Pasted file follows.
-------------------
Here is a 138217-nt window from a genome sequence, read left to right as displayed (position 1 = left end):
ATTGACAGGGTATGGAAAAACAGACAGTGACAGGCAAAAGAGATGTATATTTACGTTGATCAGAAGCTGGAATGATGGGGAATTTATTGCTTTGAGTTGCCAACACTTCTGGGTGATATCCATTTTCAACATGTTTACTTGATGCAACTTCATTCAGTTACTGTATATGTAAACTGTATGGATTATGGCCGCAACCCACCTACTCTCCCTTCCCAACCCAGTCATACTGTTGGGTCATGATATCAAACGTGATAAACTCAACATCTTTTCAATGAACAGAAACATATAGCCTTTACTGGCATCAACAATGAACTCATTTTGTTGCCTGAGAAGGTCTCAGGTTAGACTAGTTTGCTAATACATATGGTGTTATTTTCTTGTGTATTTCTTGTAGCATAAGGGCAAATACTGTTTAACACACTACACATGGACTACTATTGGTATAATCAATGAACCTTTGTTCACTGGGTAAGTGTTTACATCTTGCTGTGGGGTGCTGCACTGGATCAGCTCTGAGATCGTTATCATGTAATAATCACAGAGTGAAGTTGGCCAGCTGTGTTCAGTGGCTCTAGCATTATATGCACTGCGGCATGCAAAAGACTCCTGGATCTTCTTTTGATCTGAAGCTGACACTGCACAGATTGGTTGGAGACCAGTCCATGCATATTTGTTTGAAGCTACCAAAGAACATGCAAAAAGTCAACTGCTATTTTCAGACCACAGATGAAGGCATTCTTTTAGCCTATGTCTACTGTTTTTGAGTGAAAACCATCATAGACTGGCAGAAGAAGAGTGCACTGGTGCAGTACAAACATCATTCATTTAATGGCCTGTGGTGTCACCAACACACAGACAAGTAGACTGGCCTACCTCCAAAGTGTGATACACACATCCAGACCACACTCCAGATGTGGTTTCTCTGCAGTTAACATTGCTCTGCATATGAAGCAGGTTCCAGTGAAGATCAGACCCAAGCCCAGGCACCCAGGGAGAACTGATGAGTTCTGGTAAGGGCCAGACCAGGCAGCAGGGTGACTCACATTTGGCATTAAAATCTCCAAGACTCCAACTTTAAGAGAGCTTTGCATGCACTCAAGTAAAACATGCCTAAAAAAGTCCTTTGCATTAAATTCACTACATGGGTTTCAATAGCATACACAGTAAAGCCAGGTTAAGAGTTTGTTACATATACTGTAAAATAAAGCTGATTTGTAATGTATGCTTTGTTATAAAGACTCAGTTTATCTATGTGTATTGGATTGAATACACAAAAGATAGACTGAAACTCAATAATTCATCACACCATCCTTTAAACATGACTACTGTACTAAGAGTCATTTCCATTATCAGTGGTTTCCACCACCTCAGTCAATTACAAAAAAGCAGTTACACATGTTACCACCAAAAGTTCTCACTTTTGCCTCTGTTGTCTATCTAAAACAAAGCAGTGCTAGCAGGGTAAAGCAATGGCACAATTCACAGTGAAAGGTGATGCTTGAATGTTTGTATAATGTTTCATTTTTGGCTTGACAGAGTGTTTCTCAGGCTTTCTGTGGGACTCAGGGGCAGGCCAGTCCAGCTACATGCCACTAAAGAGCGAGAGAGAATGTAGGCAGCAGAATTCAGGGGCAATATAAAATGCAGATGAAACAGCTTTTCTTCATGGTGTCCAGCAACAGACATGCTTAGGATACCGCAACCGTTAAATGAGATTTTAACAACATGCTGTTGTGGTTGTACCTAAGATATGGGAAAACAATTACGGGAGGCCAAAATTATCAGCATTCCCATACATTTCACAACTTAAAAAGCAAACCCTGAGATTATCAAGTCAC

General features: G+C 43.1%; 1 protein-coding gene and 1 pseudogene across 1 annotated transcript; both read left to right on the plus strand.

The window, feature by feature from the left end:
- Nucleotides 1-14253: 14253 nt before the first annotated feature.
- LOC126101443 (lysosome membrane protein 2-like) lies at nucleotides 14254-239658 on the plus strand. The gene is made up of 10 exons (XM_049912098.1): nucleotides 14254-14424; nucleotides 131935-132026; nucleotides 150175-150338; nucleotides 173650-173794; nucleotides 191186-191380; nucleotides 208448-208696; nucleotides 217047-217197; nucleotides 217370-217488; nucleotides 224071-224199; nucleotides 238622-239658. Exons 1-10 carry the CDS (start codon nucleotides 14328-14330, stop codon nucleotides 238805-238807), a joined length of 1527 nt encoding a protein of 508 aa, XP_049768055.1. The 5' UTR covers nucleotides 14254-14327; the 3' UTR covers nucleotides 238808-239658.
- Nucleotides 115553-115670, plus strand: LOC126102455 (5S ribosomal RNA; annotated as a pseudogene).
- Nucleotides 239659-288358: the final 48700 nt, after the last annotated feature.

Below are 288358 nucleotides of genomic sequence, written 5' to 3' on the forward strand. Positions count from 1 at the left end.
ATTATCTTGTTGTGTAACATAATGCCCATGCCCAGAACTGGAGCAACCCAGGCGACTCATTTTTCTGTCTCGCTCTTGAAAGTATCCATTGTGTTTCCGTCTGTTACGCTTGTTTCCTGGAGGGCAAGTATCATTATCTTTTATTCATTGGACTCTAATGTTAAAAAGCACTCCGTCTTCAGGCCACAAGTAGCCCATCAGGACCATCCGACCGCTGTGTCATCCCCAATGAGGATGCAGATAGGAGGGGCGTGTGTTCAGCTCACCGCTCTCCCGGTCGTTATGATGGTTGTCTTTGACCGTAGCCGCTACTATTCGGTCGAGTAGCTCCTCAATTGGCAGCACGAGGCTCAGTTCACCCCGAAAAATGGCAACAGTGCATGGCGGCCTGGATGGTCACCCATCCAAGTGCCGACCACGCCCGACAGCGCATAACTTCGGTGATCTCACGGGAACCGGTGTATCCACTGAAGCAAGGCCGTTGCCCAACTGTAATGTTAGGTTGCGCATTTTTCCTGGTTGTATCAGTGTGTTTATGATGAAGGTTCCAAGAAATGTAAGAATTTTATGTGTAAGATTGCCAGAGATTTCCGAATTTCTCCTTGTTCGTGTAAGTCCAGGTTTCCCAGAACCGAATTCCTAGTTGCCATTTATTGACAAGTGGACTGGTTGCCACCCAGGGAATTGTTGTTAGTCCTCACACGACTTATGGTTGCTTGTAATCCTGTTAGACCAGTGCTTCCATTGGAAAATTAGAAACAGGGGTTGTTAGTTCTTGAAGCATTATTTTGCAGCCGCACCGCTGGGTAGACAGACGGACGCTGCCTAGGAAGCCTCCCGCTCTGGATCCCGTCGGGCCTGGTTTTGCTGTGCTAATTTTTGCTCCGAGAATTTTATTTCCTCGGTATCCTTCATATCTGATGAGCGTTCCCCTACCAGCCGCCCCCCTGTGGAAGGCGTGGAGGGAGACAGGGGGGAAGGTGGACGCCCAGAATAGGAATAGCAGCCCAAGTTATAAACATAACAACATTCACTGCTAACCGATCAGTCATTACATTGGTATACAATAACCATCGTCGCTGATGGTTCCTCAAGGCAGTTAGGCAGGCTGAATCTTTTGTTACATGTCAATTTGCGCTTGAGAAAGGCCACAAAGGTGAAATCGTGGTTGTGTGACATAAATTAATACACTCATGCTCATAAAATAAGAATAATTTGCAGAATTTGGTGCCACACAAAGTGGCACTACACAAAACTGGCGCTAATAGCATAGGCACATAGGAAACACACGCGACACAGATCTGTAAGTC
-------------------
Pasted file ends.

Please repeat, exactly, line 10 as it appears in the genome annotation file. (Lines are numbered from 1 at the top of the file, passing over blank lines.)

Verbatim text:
ATTATCTTGTTGTGTAACATAATGCCCATGCCCAGAACTGGAGCAACCCAGGCGACTCATTTTTCTGTCTCGCTCTTGAAAGTATCCATTGTGTTTCCGTCTGTTACGCTTGTTTCCTGGAGGGCAAGTATCATTATCTTTTATTCATTGGACTCTAATGTTAAAAAGCACTCCGTCTTCAGGCCACAAGTAGCCCATCAGGACCATCCGACCGCTGTGTCATCCCCAATGAGGATGCAGATAGGAGGGGCGTGTGTTCAGCTCACCGCTCTCCCGGTCGTTATGATGGTTGTCTTTGACCGTAGCCGCTACTATTCGGTCGAGTAGCTCCTCAATTGGCAGCACGAGGCTCAGTTCACCCCGAAAAATGGCAACAGTGCATGGCGGCCTGGATGGTCACCCATCCAAGTGCCGACCACGCCCGACAGCGCATAACTTCGGTGATCTCACGGGAACCGGTGTATCCACTGAAGCAAGGCCGTTGCCCAACTGTAATGTTAGGTTGCGCATTTTTCCTGGTTGTATCAGTGTGTTTATGATGAAGGTTCCAAGAAATGTAAGAATTTTATGTGTAAGATTGCCAGAGATTTCCGAATTTCTCCTTGTTCGTGTAAGTCCAGGTTTCCCAGAACCGAATTCCTAGTTGCCATTTATTGACAAGTGGACTGGTTGCCACCCAGGGAATTGTTGTTAGTCCTCACACGACTTATGGTTGCTTGTAATCCTGTTAGACCAGTGCTTCCATTGGAAAATTAGAAACAGGGGTTGTTAGTTCTTGAAGCATTATTTTGCAGCCGCACCGCTGGGTAGACAGACGGACGCTGCCTAGGAAGCCTCCCGCTCTGGATCCCGTCGGGCCTGGTTTTGCTGTGCTAATTTTTGCTCCGAGAATTTTATTTCCTCGGTATCCTTCATATCTGATGAGCGTTCCCCTACCAGCCGCCCCCCTGTGGAAGGCGTGGAGGGAGACAGGGGGGAAGGTGGACGCCCAGAATAGGAATAGCAGCCCAAGTTATAAACATAACAACATTCACTGCTAACCGATCAGTCATTACATTGGTATACAATAACCATCGTCGCTGATGGTTCCTCAAGGCAGTTAGGCAGGCTGAATCTTTTGTTACATGTCAATTTGCGCTTGAGAAAGGCCACAAAGGTGAAATCGTGGTTGTGTGACATAAATTAATACACTCATGCTCATAAAATAAGAATAATTTGCAGAATTTGGTGCCACACAAAGTGGCACTACACAAAACTGGCGCTAATAGCATAGGCACATAGGAAACACACGCGACACAGATCTGTAAGTC